You either have a fixed mindset or a growth mindset. When I learned this, it absolutely changed my life because I realized that growing up I actually lived in a growth mindset.
Got it, and so if somebody comes to you and they’re struggling with this concept, how do you get them to see it your way?
I work on finding their big why because they really need to have a why.
When I talk about learning, most of the people that I work with, the first thing that we have to do is find something that’s more aligned with them, something that’s really aligned with their purpose, their passion, and their mission in life.
Tell us about some of the things that you learned when you were younger.
Yes, I think it’s literally I approached everything with a very curious mind. I tell people my goal is to just go back and be my four or five-year-old self again. That curious, playful kid that wasn’t afraid of sliding down the slide head first and whatever came from it.
I approached a lot of things with just a very curious nature.
- When I was growing up I ended up becoming very good at math because I want to become intelligent, but because of that when I got to middle school and to high school I was actually the small nerdy kid.
- Then it was all about I want to learn to be more sociable, I want to learn to be more friendly, but I knew that I could, it was just a matter of learning, it was just a matter of figuring it out.
To be honest, you mess up a lot, you fail a lot, people make fun of you, maybe get stuffed in a locker, but you learn.
Then when you went to the ROTC what did you learn there that you still use today?
Oh man, probably everything that I learned about being a leader. I started learning in Air Force ROTC, and probably the biggest theme that runs through my life is remembering that it’s not about me.
When I was going through ROTC and I was learning how to be a leader and really realizing that I loved helping other people accomplish what they wanted to accomplish, that’s what brought me happiness and fulfillment. This idea that it was never about me was probably what helped me overcome a lot of my fears when I was first starting off.
When you’re really a leader it’s not about you, it’s never about you, it’s about the people that you’re leading, it’s about the people that you’re helping accomplish the things that they want to accomplish.
Talk about a couple of great success stories or even just one that really stands out to you.
If I brought up some of the brands that she’s been associated with you guys would all know it, but she had her own massive limiting beliefs preventing her from moving forward into that next adventure.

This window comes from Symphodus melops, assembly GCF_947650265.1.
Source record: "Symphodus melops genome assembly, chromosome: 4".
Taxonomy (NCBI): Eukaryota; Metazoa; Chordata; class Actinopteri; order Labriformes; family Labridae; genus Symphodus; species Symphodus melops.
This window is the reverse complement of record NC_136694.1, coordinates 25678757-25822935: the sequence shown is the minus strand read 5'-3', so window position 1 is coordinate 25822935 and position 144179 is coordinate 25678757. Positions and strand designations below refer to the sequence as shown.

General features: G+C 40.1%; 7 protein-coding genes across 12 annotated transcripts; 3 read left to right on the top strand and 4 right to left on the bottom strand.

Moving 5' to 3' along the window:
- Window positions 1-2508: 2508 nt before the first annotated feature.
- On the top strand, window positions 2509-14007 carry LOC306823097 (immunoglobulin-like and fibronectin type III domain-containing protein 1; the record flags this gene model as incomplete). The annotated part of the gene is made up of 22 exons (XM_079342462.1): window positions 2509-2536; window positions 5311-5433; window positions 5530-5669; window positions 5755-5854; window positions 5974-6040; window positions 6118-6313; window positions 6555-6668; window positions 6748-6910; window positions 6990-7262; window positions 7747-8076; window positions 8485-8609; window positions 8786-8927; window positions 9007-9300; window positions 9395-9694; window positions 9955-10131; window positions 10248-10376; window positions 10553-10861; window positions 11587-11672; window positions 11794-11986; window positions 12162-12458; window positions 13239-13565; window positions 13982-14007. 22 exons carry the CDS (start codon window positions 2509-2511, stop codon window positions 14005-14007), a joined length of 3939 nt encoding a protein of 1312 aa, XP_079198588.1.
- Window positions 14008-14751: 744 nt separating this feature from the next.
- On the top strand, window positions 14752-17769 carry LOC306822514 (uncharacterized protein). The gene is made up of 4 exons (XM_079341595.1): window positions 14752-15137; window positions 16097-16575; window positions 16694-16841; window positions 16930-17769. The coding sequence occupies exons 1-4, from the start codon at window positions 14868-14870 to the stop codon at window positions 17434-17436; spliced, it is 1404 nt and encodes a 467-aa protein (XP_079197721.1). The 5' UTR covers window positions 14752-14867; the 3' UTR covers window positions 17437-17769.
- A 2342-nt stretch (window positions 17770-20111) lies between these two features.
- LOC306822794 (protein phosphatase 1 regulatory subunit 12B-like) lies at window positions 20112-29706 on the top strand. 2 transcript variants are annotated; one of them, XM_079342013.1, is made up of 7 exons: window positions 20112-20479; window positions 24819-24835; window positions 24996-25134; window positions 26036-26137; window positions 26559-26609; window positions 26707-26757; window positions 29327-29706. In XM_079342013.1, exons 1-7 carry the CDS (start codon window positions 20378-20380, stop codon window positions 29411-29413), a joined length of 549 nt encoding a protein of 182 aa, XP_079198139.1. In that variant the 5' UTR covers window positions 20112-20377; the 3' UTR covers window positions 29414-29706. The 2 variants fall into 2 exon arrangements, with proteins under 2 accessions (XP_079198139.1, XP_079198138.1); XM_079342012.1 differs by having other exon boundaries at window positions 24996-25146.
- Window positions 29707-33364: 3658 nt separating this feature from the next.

These are universal. Every single person has one of these beliefs in my opinion. It’s the universal limiting belief of I’m not worthy. It doesn’t matter how successful you get.
When we kind of helped her move through some of these limiting beliefs and we worked with her around proper sales and everything like that. She actually launched her first personal product. With that, she ended up in her first month with $195,000.
It was her ability to feel those fears, feel those limiting beliefs and not let them hold her back.
How do you actually get coaching clients anyways? Walk us through your sales process here.
You should never feel sales-y about what you’re doing. You should be able to command the true value of what you’re doing. That’s a big mindset shift for a lot of people.
The first thing that I would tell everybody is when it comes to sales never think of yourself as a salesperson, start to put yourself with the intention of being a trusted advisor of whoever you’re working with. You’re not doing this to sell anybody anything, you’re doing this to learn about that person, figure out what their problem is, and solve a big problem.
So the person that comes to you and is just so fearful of selling, how do you fix them?
Oh man, so it depends because we’d really have to figure out why they’re fearful of selling. You and I have had this conversation a lot before, but our subconscious mind is about 95% to 98% of our brain. That’s something that most people don’t realize.
That’s one of the things that we do with every single one of our clients is we actually have to go back and do a lot of reprogramming around the fears and beliefs they’ve created.
Tell me about your toughest point dealing with imposter syndrome and depression.
Yes absolutely, so for me working through that time, I just allowed myself to feel all the really, really hard feelings. To understand that I had these thoughts and I had these feelings but I wasn’t them.